Ask people who regularly receive medical treatments and many, if not most, of them likely will tell you the same thing — health care costs are skyrocketing. While many people blame these higher costs on inflation or other economic factors, the reality is some basic and fixable problems, including unfair billing practices, underlie these costs.
Some of these practices stem from rapid consolidation in the health care industry. Large, sometimes multistate, corporations are buying, merging with and otherwise swallowing up independent, small doctors’ offices. Once a hospital has acquired these new facilities, they often charge exorbitant ‘facility fees’ at these locations. These additional fees, originally charged to offset the extra costs of maintaining hospital facilities, are now being added to regular doctor’s visits and appointments at non-hospital locations. As more health systems acquire private practices or merge with other systems, they are jacking up costs by imposing fees that reflect a change in ownership rather than any change to services. Consumers are saddled with these additional fees that insurance may not cover, and even if insurance companies do pick up the tab, they may choose to raise premiums, so patients foot the bill regardless.
Patients are often unaware of these hospital-based charges until they receive their bill. Routine appointments for preventative care and other treatments may suddenly cost a patient much more due to these additional fees. These unexpected, additional costs can cause financial stress for families that budget carefully and count on price stability. In cases requiring multiple appointments or visits, families can easily rack up thousands of dollars in facility fees alone. In Connecticut, a state which requires reporting on facility fees from hospitals, the average facility fee per patient visit in 2021 was over $500.
The best way to protect patients from hospital price abuses is to support fair billing and “site-neutral” payment reform. Simply put, health care prices should not depend on the who or what type of entity owns the facility where you receive the service.
Members of Congress have already expressed support for this type of reform and have introduced two related bills: the Facilitating Accountability in Reimbursements Act (FAIR) in the House and the Site-based Invoicing and Transparency Enhancement Act (SITE) in the Senate. Both bills have bipartisan sponsorship and support.
For the sake of fair billing practices in Oregon and across the country, it is imperative that the entire Oregon Congressional delegation support the SITE Act and FAIR Act. These bills would protect patients from encountering inflated costs for health care services — and in doing so, ensure a high-quality health care system for Oregonians and all our fellow Americans.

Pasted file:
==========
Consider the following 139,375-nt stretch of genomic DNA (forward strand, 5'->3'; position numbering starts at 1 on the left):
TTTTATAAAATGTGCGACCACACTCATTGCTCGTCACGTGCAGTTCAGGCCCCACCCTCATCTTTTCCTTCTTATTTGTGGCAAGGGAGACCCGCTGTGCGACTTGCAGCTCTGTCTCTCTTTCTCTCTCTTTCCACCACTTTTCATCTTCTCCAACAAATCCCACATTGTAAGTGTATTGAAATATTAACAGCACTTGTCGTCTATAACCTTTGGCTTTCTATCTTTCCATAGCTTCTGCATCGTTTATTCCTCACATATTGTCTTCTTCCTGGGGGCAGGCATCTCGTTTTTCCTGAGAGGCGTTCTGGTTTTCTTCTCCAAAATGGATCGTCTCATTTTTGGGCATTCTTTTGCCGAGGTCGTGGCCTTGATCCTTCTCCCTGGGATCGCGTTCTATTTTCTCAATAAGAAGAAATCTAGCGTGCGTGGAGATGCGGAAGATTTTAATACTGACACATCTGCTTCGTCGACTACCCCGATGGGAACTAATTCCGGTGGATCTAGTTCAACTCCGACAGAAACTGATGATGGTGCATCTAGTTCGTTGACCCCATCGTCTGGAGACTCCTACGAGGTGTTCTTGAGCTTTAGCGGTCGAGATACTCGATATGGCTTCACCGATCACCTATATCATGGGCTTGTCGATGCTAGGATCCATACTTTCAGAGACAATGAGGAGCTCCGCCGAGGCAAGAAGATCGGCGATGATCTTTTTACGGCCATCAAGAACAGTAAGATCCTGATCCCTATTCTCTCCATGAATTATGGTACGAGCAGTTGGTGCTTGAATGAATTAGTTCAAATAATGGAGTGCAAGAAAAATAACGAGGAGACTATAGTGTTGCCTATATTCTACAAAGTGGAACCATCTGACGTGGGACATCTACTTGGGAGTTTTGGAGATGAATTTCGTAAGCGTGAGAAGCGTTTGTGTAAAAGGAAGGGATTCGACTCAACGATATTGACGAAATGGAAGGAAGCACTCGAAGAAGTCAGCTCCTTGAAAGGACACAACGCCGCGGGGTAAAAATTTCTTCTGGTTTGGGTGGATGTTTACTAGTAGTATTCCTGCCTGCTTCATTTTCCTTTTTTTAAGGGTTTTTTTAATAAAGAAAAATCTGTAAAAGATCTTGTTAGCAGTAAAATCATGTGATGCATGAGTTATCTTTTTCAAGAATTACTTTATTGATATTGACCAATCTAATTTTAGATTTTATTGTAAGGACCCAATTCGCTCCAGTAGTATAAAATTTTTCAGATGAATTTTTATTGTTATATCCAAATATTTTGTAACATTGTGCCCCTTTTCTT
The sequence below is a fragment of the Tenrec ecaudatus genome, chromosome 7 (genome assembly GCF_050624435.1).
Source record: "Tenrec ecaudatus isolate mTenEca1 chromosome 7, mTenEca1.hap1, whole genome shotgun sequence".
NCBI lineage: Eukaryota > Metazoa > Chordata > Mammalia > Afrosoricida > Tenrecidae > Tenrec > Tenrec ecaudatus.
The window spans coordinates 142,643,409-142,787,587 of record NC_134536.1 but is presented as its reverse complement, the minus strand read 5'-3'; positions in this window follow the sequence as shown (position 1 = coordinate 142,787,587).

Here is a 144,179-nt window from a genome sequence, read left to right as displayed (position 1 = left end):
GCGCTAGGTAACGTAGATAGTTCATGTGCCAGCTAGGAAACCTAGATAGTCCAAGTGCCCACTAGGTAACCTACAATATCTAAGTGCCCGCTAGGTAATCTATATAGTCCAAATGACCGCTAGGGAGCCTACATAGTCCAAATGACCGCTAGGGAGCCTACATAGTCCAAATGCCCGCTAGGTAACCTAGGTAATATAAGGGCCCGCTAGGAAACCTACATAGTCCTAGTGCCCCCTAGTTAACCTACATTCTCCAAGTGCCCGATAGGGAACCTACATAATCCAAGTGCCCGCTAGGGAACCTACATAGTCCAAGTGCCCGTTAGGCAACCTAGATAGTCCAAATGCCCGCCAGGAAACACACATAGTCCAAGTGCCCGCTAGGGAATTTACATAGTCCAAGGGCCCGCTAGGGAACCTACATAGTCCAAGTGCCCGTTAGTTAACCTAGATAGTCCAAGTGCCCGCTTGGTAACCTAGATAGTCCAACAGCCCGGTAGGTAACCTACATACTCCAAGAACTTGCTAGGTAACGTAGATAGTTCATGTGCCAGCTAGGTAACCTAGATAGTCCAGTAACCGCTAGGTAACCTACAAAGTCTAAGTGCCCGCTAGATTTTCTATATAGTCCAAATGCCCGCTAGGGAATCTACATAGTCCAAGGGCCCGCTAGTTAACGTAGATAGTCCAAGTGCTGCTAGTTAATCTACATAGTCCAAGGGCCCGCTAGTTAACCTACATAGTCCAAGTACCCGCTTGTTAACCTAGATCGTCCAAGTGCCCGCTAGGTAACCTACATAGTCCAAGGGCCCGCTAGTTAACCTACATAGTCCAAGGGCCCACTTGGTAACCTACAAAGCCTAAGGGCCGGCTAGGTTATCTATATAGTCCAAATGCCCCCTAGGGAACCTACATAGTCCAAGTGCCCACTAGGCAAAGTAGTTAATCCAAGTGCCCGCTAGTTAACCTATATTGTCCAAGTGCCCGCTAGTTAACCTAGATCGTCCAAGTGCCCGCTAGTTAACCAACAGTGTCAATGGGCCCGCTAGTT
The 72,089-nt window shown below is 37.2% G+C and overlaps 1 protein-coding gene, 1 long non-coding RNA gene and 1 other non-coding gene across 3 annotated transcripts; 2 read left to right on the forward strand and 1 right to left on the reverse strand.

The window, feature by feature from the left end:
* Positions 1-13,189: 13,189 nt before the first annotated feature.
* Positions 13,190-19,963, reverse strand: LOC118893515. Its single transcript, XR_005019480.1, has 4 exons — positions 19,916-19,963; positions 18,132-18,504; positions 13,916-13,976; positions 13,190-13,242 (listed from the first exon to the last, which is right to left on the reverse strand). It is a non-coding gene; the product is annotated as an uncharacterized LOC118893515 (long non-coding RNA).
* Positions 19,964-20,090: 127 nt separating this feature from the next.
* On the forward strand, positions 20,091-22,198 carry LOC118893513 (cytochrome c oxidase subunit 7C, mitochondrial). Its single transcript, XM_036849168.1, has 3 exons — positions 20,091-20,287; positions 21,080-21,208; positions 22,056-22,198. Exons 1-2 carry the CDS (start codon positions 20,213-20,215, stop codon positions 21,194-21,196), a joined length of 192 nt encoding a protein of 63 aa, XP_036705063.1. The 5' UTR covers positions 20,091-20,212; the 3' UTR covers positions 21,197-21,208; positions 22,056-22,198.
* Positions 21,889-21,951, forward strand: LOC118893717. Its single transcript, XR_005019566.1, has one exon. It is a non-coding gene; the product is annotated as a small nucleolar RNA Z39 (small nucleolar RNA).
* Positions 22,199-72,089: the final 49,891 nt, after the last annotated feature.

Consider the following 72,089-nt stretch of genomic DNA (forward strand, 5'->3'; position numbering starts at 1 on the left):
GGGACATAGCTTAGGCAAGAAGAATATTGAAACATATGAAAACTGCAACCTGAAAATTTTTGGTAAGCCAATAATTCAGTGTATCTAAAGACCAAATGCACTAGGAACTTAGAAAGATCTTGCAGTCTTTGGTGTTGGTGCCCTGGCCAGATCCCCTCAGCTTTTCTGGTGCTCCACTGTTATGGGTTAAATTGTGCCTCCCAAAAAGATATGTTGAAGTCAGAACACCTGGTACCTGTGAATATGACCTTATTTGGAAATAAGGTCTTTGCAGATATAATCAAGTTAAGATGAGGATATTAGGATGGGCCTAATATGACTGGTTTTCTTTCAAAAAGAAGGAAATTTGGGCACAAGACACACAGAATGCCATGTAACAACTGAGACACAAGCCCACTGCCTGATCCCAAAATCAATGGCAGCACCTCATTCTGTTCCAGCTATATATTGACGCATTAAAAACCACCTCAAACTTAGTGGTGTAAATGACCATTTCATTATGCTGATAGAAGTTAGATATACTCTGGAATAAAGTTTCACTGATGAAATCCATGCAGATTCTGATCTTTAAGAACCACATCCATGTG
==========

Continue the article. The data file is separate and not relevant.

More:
Site-neutral legislation would save taxpayers billions of dollars, too. The Congressional Budget Office estimates that unfair billing costs American taxpayers approximately $40 billion in unnecessary payments. Site-neutral policies could reduce Medicare spending by $153 billion, and should the policies expand to commercial markets, we could cut total national health expenditures by up to $672 billion. This cost savings could be a lifeline for many Americans and help us bring health care costs under control.
We urge Oregon’s federal policymakers to support the SITE Act and the FAIR Act in their respective chambers — and to urge their colleagues to do the same. Health care already costs too much, but we have a solution: Our lawmakers need to take a stand against unfair billing and promote price transparency and low-cost, high-quality care for all Americans.
Maribeth Guarino is a Health Care Advocate at the Oregon State Public Interest Research Group.
This is pure common sense, and the financial benefit to consumers and taxpayers is very substantial, in terms of not only out of pocket costs, but also the cost of health premiums they pay both directly, and indirectly, in employer-based plans.
The $dollar savings sited by Maribeth Guarino constitute roughly 15% of total spending on healthcare in the US. That's in the neighborhood of $1,500 per year for every man, woman, and child in the US.
State governments can also step in with similar coordinated actions. And employers who sponsor benefits should throw their strong support behind these actions that advance the common interests of ALL (consumers, patients, taxpayers, employers, and governments) who foot the bill for the cost of healthcare.